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Somali Outreach Program

Mental Health Services for the Somali Community

Our Somali Program provides culturally–specific intensive and non-intensive clinical and case management services. Using Somali-speaking case managers, we provide support for Somali youth and families struggling with symptoms related to loss, trauma, and resettlement, as well as issues common to the process of merging cultures. The outreach component of the program connects Somali families to community resources specific to their needs. We provide acculturation services to the Somali community in Franklin County and service providers with many Somali clients and patrons.

services we offer to somali families

  • Somali culture training workshops
  • Community prevention workshops
  • Multi-agency collaboration and coordination
  • Individual acculturation sessions
  • School boys and girls group sessions
  • Youth prevention workshops
  • Navigation and service linkage
  • School acculturation onsite consultation
  • Culturally appropriate parenting classes
  • Consumer advocacy and information dissemination


Engaging the Somali Community in Central Ohio

  1. Central Ohio has one of the largest communities of Somali immigrants in the entire country. As a result, Somali residents here have a unique level of community support, as well as a unique set of challenges. Some of the issues we address with our Somali mental health resources are:

  2. Lack of Awareness about Healthcare Services – Many Somali immigrants, having come from refugee camps, may not be familiar with the mental health services available or how to navigate the US healthcare system.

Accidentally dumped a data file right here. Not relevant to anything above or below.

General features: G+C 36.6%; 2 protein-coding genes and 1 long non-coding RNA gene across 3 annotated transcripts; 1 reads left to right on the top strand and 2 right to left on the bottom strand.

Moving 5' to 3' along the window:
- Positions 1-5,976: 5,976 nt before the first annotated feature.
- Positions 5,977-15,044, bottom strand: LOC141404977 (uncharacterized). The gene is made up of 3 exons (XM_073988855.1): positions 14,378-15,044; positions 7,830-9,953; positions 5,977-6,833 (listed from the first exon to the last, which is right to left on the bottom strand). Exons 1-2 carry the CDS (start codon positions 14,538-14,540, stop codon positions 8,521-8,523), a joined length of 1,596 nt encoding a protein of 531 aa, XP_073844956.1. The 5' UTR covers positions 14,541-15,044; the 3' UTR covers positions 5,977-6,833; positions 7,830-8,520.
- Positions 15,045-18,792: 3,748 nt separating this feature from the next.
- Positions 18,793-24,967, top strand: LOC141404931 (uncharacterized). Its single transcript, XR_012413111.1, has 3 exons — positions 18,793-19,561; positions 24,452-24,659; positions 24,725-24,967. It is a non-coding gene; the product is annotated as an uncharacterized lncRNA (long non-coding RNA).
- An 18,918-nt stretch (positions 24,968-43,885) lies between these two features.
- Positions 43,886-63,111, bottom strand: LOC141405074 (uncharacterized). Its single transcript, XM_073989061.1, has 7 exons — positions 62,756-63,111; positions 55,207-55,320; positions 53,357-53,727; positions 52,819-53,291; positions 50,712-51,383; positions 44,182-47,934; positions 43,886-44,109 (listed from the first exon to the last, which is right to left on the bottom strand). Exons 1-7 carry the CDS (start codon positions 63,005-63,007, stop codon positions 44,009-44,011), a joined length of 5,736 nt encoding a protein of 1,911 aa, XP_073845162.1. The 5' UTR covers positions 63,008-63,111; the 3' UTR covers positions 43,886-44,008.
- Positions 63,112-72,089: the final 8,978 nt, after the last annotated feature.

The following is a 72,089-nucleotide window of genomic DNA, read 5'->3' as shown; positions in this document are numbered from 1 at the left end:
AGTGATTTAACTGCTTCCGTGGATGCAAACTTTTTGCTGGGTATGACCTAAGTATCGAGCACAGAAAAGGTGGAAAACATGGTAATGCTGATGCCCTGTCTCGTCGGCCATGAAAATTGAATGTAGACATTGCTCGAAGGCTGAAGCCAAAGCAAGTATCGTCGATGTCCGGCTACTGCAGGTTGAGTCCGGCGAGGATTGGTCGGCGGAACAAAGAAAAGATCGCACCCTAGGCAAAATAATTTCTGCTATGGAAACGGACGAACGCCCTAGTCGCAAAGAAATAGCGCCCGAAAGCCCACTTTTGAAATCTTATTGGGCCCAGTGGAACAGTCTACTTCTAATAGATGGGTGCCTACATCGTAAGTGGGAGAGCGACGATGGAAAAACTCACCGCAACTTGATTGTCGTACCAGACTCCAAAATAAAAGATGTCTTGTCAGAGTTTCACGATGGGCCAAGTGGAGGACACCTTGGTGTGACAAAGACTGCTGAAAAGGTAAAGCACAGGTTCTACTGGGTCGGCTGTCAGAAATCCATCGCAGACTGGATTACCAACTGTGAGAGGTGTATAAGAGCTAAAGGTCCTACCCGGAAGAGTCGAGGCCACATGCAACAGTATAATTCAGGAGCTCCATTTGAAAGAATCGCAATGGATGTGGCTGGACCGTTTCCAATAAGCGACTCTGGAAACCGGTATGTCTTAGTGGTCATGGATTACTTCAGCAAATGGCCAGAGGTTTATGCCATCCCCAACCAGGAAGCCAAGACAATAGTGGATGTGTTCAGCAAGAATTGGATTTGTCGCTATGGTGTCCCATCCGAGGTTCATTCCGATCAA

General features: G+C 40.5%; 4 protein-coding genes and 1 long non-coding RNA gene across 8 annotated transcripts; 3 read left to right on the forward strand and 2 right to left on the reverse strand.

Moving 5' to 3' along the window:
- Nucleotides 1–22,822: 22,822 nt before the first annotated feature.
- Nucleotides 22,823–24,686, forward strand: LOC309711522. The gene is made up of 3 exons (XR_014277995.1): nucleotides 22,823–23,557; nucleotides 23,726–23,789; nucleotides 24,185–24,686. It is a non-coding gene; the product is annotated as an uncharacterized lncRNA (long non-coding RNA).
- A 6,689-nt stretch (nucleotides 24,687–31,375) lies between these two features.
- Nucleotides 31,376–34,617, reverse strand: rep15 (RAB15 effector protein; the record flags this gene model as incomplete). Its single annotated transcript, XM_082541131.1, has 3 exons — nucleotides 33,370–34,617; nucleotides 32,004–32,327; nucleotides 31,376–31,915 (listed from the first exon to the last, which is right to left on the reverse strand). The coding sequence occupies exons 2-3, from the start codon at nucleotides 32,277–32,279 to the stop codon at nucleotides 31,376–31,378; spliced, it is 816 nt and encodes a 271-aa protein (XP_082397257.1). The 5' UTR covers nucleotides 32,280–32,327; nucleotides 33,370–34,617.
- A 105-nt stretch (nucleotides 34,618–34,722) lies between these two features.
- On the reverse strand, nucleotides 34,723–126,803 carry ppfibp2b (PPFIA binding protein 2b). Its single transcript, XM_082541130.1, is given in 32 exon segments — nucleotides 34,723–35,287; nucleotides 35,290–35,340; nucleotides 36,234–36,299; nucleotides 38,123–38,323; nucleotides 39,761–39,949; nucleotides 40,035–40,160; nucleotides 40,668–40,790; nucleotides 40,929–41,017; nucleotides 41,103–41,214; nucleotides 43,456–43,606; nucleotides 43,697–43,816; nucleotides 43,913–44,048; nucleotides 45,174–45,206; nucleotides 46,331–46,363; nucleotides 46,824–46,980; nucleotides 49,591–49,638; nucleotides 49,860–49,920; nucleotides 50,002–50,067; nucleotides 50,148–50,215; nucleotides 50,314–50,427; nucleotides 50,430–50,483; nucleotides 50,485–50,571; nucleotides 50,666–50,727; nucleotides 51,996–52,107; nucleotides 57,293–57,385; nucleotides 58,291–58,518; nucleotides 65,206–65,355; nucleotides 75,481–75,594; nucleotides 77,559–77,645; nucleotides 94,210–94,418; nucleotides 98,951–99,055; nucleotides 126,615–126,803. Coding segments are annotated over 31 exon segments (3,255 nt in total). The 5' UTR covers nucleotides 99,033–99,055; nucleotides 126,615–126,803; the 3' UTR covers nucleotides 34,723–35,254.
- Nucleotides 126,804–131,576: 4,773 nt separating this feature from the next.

3. Stigma and Fear of Diagnosis – Some Somali parents are concerned about the potential labeling of their children with mental health diagnoses, leading to a fear of seeking help.

  4. Distrust of the System – Many Somalis worry about the involvement of Child Protective Services (CPS) or becoming entangled with the system, which can deter them from seeking assistance until it becomes absolutely necessary.

  5. Misconceptions about Medication – There’s a misconception that giving medications to children might worsen their mental health condition, leading to a belief that medical treatment can cause their condition to deteriorate.

  6. Denial of Child Mental Health Issues – Some parents may not believe that children can experience mental health problems like anxiety and depression. This belief can stem from the notion that children lead relatively stress-free lives without adult responsibilities.

a closer look at our program

reach out today

For additional information on our services for the Somali community, contact us today.